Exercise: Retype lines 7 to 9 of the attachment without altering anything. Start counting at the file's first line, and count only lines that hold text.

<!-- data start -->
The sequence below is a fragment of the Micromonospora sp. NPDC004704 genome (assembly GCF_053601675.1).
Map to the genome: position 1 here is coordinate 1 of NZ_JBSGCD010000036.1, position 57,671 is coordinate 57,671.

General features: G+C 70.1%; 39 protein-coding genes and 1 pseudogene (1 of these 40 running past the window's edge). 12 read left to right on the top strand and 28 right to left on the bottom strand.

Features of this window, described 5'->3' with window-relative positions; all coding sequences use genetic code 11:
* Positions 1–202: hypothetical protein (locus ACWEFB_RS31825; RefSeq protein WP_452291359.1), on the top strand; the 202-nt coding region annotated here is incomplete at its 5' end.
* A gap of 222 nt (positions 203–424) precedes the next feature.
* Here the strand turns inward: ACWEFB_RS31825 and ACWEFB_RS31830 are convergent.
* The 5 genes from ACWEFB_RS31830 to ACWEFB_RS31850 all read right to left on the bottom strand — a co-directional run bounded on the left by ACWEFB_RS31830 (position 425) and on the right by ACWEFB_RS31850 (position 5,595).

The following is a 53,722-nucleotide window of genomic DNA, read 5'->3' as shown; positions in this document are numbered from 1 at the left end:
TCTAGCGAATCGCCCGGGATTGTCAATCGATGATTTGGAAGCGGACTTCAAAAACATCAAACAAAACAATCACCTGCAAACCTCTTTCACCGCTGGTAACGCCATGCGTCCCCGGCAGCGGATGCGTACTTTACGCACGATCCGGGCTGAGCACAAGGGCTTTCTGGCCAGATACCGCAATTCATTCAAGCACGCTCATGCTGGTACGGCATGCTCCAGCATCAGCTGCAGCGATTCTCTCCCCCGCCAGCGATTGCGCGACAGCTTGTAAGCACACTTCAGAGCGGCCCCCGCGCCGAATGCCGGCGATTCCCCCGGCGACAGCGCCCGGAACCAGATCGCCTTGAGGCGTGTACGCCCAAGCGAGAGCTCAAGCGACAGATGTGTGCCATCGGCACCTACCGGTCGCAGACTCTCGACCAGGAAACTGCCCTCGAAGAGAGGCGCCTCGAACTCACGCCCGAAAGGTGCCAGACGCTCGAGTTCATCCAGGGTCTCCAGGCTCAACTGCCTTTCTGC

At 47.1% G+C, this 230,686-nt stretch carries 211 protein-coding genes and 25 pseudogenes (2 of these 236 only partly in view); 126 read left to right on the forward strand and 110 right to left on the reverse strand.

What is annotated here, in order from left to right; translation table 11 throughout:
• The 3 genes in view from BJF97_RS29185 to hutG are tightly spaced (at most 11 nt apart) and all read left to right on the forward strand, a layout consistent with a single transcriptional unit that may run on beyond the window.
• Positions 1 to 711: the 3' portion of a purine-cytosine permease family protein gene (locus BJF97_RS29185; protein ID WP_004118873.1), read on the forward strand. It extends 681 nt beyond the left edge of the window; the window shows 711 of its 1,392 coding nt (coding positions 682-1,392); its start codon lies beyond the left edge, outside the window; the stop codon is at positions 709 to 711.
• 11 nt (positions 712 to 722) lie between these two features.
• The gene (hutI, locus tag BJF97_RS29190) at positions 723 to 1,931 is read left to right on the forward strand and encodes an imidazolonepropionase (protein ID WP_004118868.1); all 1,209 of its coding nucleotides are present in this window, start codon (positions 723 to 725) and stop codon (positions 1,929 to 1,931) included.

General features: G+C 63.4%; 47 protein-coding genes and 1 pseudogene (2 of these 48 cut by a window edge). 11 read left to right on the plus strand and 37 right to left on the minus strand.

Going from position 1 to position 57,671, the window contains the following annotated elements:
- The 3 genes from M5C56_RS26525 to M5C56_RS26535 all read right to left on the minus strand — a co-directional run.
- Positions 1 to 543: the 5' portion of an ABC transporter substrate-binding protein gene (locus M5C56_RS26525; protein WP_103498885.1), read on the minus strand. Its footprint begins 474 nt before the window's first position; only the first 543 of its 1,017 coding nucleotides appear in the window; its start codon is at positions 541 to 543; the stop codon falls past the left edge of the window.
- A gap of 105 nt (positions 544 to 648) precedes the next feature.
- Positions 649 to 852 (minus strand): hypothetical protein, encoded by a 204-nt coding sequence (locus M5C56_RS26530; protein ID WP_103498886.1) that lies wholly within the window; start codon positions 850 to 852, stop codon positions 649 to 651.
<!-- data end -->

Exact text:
* Here the strand turns inward: ACWEFB_RS31825 and ACWEFB_RS31830 are convergent.
* The 5 genes from ACWEFB_RS31830 to ACWEFB_RS31850 all read right to left on the bottom strand — a co-directional run bounded on the left by ACWEFB_RS31830 (position 425) and on the right by ACWEFB_RS31850 (position 5,595).

The following is a 53,722-nucleotide window of genomic DNA, read 5'->3' as shown; positions in this document are numbered from 1 at the left end: